Monday, March 24, 2014

Episode 99: UVU's Possible BA in Art History

Recently Julia and Lauren met with Dr. Steven Bule and Associate Professor Courtney Davis to talk about the Bachelor of Arts in Art History that is in the works at UVU.

Utah Valley University

Tuesday, March 18, 2014

Episode 98: A&F Top 10 Churches

This week Carrie and Alisha list their Top 10 churches in an eclectic tour of the world.

Number 1: Crystal Cathedral (Christ's Cathedral)

The Crystal Cathedral, is known as Christ’s Cathedral
This modern beauty is a sight to behold in California. Designed by Philip Johnson in 1981, it is one of the largest glass buildings in the world!

We proudly award this church: Best Bling

Number 2: Salt Cathedral in Wieliczka Salt Mine, Poland

Yes that’s right, we said SALT Cathedral! This flavorful mine has an actual cathedral located inside, carved out of the walls of the mine. Life size statues and chandeliers of rock salt decorate the mine.

This cathedral earns the award of: Most Edible, yummm!

 In case you were looking for other buildings you can lick, here is a link for you:


Number 3: San Diego LDS Temple

This picturesque temple belongs to the Church of Jesus Christ of Latter Day Saints and is located in San Diego. By day the temple seems to sit like a delicate cloud on the beautiful manicured grounds. The stark white exterior lights up when the sun goes down and looks like a halo in the middle of the city!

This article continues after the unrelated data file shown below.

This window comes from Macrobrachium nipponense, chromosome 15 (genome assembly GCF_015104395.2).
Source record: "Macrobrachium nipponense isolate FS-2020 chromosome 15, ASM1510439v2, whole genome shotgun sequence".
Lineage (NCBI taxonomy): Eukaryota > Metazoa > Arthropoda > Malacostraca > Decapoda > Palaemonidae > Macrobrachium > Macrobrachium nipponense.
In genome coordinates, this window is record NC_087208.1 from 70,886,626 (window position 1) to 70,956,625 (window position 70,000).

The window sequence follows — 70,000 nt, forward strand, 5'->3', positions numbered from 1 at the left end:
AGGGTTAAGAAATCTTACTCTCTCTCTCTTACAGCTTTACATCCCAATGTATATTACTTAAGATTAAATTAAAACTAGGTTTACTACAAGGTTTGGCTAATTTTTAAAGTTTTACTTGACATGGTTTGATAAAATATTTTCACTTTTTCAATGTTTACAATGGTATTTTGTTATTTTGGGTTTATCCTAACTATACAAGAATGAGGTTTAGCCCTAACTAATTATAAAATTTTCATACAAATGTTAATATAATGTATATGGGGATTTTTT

We bestow upon this temple the award of: Most Heavenly

Number 4: Washington National Cathedral

While part of the cathedral was under construction in the 80’s, a contest was held for school children to design Gargoyles and Grotesques to adorn the towers. One of the winners was Christopher Rader and his Darth Vader drawing, and then turned into a sculpture by Patrick J. Plunkett

Most Sci-Fi award we grant this

Number 5: Santuario de Las Lajas (The Shrine of Our Lady of Las Lajas) Columbia

The Shrine of Our Lady of Las Lajas
This Neo-Romanesque masterpiece was designed by the architects J. Gualberto Perez and Lucindo Espinosa and built between 1916 and 1949

We give this one the award of: Most Epic!

Number 6: Svyato-Spassky Convent in Kostomarovo 

Two churches are located in these caves, a Spassky temple and a smaller St. Seraphin Sarovsky church.  These churches dig deep into the cliff to provide surprisingly open interiors. These churches were also built as a way to protect parishioners in case of sieges or attacks

This cleverly disguised location earns it the Best Camouflage Award


Number 7: Hallgrimur Church, Iceland

This tall glass of water was designed by Guðjón Samúelsson who found inspiration from the basalt lava flows found throughout Iceland. The church is 244 feet tall.

We give this beauty the award of: Tall Awesomeness 

Number 8: Musée Le Secq des Tournelles, France

An ancient church turned museum of antique ornamental wrought iron? Talk about a dream come true! This church now houses a collection of wrought iron amassed by Jean-Louis-Henri Le Secq des Tournelles who was one of France’s leading architectural photographers to the 19th Century.